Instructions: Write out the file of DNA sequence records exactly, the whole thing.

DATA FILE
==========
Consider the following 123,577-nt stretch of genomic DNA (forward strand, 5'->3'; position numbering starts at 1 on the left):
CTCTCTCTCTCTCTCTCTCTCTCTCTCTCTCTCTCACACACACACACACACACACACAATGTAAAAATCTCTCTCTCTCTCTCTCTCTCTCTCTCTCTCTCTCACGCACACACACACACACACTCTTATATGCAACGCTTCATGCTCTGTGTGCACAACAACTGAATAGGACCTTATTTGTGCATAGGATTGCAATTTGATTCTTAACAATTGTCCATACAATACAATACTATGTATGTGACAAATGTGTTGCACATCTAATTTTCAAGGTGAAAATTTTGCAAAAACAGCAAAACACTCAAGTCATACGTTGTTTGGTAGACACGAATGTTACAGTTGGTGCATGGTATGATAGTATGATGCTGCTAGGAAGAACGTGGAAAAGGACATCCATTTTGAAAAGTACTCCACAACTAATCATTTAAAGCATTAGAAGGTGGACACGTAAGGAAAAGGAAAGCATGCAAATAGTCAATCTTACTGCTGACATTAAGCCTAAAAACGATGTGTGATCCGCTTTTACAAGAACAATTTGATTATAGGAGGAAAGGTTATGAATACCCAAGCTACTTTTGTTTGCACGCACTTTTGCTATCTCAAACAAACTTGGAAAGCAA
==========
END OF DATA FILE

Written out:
Consider the following 123,577-nt stretch of genomic DNA (forward strand, 5'->3'; position numbering starts at 1 on the left):
CTCTCTCTCTCTCTCTCTCTCTCTCTCTCTCTCTCACACACACACACACACACACACAATGTAAAAATCTCTCTCTCTCTCTCTCTCTCTCTCTCTCTCTCTCACGCACACACACACACACACTCTTATATGCAACGCTTCATGCTCTGTGTGCACAACAACTGAATAGGACCTTATTTGTGCATAGGATTGCAATTTGATTCTTAACAATTGTCCATACAATACAATACTATGTATGTGACAAATGTGTTGCACATCTAATTTTCAAGGTGAAAATTTTGCAAAAACAGCAAAACACTCAAGTCATACGTTGTTTGGTAGACACGAATGTTACAGTTGGTGCATGGTATGATAGTATGATGCTGCTAGGAAGAACGTGGAAAAGGACATCCATTTTGAAAAGTACTCCACAACTAATCATTTAAAGCATTAGAAGGTGGACACGTAAGGAAAAGGAAAGCATGCAAATAGTCAATCTTACTGCTGACATTAAGCCTAAAAACGATGTGTGATCCGCTTTTACAAGAACAATTTGATTATAGGAGGAAAGGTTATGAATACCCAAGCTACTTTTGTTTGCACGCACTTTTGCTATCTCAAACAAACTTGGAAAGCAA